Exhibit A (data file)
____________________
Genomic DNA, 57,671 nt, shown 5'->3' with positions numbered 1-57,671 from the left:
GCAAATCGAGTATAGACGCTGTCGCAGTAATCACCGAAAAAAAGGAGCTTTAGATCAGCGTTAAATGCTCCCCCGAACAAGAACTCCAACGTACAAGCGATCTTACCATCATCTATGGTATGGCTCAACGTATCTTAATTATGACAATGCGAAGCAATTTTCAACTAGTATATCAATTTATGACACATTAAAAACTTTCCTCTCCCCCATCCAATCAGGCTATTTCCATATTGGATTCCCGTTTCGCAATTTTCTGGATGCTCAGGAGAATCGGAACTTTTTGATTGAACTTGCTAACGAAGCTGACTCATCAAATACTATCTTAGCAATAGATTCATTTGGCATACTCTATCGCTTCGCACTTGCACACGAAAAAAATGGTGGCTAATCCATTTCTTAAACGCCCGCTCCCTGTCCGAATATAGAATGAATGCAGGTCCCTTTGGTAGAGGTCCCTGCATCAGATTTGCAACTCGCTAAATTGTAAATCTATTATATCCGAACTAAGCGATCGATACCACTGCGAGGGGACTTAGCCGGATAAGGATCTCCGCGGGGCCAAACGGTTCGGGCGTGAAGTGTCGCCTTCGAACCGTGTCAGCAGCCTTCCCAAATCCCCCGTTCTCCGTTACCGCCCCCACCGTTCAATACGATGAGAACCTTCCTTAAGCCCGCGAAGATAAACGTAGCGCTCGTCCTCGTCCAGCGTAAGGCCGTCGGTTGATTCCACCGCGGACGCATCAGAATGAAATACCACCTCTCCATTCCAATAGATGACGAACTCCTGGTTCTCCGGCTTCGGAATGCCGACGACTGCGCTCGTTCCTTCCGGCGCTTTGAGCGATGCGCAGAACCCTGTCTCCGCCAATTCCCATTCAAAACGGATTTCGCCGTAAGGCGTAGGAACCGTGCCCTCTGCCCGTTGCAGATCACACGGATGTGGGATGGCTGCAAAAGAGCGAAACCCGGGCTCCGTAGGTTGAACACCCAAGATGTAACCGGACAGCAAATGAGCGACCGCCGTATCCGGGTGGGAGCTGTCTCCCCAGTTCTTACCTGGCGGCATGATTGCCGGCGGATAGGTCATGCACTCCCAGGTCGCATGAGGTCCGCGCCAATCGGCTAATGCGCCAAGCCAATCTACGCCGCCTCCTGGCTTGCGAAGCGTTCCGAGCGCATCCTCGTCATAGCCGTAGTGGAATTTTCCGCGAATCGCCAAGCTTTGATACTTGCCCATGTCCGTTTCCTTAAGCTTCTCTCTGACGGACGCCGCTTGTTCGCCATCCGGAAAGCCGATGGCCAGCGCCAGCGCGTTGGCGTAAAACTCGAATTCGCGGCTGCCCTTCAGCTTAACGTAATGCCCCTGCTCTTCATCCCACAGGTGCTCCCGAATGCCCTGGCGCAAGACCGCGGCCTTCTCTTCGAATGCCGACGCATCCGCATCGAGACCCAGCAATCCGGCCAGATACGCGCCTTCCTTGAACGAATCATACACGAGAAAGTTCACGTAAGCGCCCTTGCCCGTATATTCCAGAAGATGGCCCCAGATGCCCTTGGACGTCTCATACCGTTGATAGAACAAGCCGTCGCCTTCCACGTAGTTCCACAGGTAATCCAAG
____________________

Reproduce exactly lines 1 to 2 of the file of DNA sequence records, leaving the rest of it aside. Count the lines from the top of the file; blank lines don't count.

Genomic DNA, 57,671 nt, shown 5'->3' with positions numbered 1-57,671 from the left:
GCAAATCGAGTATAGACGCTGTCGCAGTAATCACCGAAAAAAAGGAGCTTTAGATCAGCGTTAAATGCTCCCCCGAACAAGAACTCCAACGTACAAGCGATCTTACCATCATCTATGGTATGGCTCAACGTATCTTAATTATGACAATGCGAAGCAATTTTCAACTAGTATATCAATTTATGACACATTAAAAACTTTCCTCTCCCCCATCCAATCAGGCTATTTCCATATTGGATTCCCGTTTCGCAATTTTCTGGATGCTCAGGAGAATCGGAACTTTTTGATTGAACTTGCTAACGAAGCTGACTCATCAAATACTATCTTAGCAATAGATTCATTTGGCATACTCTATCGCTTCGCACTTGCACACGAAAAAAATGGTGGCTAATCCATTTCTTAAACGCCCGCTCCCTGTCCGAATATAGAATGAATGCAGGTCCCTTTGGTAGAGGTCCCTGCATCAGATTTGCAACTCGCTAAATTGTAAATCTATTATATCCGAACTAAGCGATCGATACCACTGCGAGGGGACTTAGCCGGATAAGGATCTCCGCGGGGCCAAACGGTTCGGGCGTGAAGTGTCGCCTTCGAACCGTGTCAGCAGCCTTCCCAAATCCCCCGTTCTCCGTTACCGCCCCCACCGTTCAATACGATGAGAACCTTCCTTAAGCCCGCGAAGATAAACGTAGCGCTCGTCCTCGTCCAGCGTAAGGCCGTCGGTTGATTCCACCGCGGACGCATCAGAATGAAATACCACCTCTCCATTCCAATAGATGACGAACTCCTGGTTCTCCGGCTTCGGAATGCCGACGACTGCGCTCGTTCCTTCCGGCGCTTTGAGCGATGCGCAGAACCCTGTCTCCGCCAATTCCCATTCAAAACGGATTTCGCCGTAAGGCGTAGGAACCGTGCCCTCTGCCCGTTGCAGATCACACGGATGTGGGATGGCTGCAAAAGAGCGAAACCCGGGCTCCGTAGGTTGAACACCCAAGATGTAACCGGACAGCAAATGAGCGACCGCCGTATCCGGGTGGGAGCTGTCTCCCCAGTTCTTACCTGGCGGCATGATTGCCGGCGGATAGGTCATGCACTCCCAGGTCGCATGAGGTCCGCGCCAATCGGCTAATGCGCCAAGCCAATCTACGCCGCCTCCTGGCTTGCGAAGCGTTCCGAGCGCATCCTCGTCATAGCCGTAGTGGAATTTTCCGCGAATCGCCAAGCTTTGATACTTGCCCATGTCCGTTTCCTTAAGCTTCTCTCTGACGGACGCCGCTTGTTCGCCATCCGGAAAGCCGATGGCCAGCGCCAGCGCGTTGGCGTAAAACTCGAATTCGCGGCTGCCCTTCAGCTTAACGTAATGCCCCTGCTCTTCATCCCACAGGTGCTCCCGAATGCCCTGGCGCAAGACCGCGGCCTTCTCTTCGAATGCCGACGCATCCGCATCGAGACCCAGCAATCCGGCCAGATACGCGCCTTCCTTGAACGAATCATACACGAGAAAGTTCACGTAAGCGCCCTTGCCCGTATATTCCAGAAGATGGCCCCAGATGCCCTTGGACGTCTCATACCGTTGATAGAACAAGCCGTCGCCTTCCACGTAGTTCCACAGGTAATCCAAG